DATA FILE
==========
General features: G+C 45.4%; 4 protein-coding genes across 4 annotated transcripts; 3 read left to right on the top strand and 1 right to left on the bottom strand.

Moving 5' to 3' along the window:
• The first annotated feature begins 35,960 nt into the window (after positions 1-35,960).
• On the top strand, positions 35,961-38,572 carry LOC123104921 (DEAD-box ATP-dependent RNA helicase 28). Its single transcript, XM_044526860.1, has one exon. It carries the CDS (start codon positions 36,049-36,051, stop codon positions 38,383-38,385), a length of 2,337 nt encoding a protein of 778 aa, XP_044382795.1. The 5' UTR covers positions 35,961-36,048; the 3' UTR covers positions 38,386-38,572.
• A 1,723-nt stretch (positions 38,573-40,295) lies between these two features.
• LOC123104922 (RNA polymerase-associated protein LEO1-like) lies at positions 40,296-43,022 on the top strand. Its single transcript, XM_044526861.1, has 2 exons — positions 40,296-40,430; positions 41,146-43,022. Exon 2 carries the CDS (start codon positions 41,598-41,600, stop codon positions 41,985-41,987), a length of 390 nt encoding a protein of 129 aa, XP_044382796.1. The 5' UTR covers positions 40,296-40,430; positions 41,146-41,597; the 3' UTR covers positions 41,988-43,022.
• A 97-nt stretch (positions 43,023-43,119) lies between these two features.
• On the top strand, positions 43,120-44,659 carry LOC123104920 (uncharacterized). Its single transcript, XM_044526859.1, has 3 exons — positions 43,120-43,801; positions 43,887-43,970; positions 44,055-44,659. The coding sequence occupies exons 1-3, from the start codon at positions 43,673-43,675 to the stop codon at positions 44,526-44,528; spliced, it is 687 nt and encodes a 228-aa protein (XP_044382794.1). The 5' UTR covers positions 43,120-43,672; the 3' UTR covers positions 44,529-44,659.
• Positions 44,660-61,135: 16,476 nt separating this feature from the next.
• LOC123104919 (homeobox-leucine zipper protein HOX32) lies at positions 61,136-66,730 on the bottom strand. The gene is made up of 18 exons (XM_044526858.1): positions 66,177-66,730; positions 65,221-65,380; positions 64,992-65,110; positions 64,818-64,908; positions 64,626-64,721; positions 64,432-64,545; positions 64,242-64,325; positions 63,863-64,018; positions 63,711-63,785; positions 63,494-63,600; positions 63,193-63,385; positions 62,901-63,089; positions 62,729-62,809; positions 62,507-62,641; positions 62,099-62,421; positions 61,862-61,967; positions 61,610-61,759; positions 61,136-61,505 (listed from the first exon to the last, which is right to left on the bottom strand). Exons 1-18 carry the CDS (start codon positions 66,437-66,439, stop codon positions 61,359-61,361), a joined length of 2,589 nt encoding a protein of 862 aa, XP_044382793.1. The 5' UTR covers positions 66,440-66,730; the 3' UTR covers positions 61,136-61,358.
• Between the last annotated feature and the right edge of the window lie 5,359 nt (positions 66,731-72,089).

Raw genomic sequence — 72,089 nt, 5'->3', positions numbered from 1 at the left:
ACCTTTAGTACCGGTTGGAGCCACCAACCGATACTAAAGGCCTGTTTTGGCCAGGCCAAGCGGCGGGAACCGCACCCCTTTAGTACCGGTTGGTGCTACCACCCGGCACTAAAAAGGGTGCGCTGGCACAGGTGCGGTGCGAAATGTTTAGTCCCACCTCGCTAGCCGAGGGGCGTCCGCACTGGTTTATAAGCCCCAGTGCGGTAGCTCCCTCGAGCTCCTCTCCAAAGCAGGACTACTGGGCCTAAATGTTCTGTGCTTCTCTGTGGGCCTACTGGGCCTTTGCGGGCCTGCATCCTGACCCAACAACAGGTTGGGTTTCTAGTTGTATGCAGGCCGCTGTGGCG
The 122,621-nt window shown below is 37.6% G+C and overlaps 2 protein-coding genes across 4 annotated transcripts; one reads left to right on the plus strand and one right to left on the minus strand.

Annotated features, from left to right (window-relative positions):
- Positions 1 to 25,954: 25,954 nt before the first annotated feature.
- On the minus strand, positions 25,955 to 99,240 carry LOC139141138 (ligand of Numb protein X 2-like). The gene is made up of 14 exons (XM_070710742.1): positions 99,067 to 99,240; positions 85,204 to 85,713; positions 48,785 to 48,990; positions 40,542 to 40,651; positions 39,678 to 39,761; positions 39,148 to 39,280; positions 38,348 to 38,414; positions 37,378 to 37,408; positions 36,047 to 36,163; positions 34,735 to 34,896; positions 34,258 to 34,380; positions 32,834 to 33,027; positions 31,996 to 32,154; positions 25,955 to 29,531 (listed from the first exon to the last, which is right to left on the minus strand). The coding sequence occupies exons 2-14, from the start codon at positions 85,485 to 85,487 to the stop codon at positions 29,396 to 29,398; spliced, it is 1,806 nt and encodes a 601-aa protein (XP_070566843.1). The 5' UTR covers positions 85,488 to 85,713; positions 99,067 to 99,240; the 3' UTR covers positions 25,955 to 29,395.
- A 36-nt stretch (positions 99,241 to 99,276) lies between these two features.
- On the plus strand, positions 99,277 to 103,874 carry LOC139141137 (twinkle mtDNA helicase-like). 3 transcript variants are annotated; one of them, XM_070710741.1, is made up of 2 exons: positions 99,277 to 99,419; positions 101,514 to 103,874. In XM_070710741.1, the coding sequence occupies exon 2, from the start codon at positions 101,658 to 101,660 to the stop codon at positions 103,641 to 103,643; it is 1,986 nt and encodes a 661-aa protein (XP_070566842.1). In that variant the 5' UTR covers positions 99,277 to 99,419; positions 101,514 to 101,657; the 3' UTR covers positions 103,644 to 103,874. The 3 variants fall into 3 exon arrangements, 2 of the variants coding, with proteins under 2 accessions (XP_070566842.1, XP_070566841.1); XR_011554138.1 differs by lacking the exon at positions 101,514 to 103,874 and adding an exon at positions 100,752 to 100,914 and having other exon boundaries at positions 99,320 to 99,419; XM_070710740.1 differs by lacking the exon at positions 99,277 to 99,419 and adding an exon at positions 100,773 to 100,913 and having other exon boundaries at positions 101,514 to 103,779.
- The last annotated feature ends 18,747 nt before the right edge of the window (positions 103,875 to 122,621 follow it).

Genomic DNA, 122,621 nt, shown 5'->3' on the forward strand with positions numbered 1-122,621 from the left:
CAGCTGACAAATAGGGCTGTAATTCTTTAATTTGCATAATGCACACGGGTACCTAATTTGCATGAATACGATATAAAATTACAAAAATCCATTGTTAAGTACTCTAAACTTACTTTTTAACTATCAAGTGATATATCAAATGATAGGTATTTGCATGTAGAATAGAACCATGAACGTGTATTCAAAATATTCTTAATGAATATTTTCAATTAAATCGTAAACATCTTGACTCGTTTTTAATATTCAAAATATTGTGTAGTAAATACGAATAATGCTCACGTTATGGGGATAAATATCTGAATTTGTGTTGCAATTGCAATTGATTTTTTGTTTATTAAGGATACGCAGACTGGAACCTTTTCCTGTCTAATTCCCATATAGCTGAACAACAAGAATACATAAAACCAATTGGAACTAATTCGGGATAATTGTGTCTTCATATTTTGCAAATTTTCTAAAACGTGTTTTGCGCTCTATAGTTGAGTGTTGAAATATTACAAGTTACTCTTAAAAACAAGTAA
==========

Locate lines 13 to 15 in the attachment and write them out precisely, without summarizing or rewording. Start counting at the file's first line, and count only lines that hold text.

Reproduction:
ACCTTTAGTACCGGTTGGAGCCACCAACCGATACTAAAGGCCTGTTTTGGCCAGGCCAAGCGGCGGGAACCGCACCCCTTTAGTACCGGTTGGTGCTACCACCCGGCACTAAAAAGGGTGCGCTGGCACAGGTGCGGTGCGAAATGTTTAGTCCCACCTCGCTAGCCGAGGGGCGTCCGCACTGGTTTATAAGCCCCAGTGCGGTAGCTCCCTCGAGCTCCTCTCCAAAGCAGGACTACTGGGCCTAAATGTTCTGTGCTTCTCTGTGGGCCTACTGGGCCTTTGCGGGCCTGCATCCTGACCCAACAACAGGTTGGGTTTCTAGTTGTATGCAGGCCGCTGTGGCG
The 122,621-nt window shown below is 37.6% G+C and overlaps 2 protein-coding genes across 4 annotated transcripts; one reads left to right on the plus strand and one right to left on the minus strand.

Annotated features, from left to right (window-relative positions):